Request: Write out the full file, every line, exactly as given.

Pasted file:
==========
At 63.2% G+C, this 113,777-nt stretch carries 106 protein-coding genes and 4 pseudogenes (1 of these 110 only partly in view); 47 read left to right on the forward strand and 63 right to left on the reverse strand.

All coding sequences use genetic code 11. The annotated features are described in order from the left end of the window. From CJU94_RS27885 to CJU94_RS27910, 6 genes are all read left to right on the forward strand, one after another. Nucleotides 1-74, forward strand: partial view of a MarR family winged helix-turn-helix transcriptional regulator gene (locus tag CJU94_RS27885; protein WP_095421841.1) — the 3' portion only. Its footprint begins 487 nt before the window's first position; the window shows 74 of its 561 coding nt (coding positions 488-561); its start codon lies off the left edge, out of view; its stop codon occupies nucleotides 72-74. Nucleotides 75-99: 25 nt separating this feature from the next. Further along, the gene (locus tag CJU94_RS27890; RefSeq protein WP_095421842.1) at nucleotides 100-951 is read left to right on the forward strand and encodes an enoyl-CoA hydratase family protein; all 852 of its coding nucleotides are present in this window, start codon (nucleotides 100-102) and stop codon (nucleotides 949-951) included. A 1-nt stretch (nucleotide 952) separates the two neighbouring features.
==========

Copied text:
At 63.2% G+C, this 113,777-nt stretch carries 106 protein-coding genes and 4 pseudogenes (1 of these 110 only partly in view); 47 read left to right on the forward strand and 63 right to left on the reverse strand.

All coding sequences use genetic code 11. The annotated features are described in order from the left end of the window. From CJU94_RS27885 to CJU94_RS27910, 6 genes are all read left to right on the forward strand, one after another. Nucleotides 1-74, forward strand: partial view of a MarR family winged helix-turn-helix transcriptional regulator gene (locus tag CJU94_RS27885; protein WP_095421841.1) — the 3' portion only. Its footprint begins 487 nt before the window's first position; the window shows 74 of its 561 coding nt (coding positions 488-561); its start codon lies off the left edge, out of view; its stop codon occupies nucleotides 72-74. Nucleotides 75-99: 25 nt separating this feature from the next. Further along, the gene (locus tag CJU94_RS27890; RefSeq protein WP_095421842.1) at nucleotides 100-951 is read left to right on the forward strand and encodes an enoyl-CoA hydratase family protein; all 852 of its coding nucleotides are present in this window, start codon (nucleotides 100-102) and stop codon (nucleotides 949-951) included. A 1-nt stretch (nucleotide 952) separates the two neighbouring features.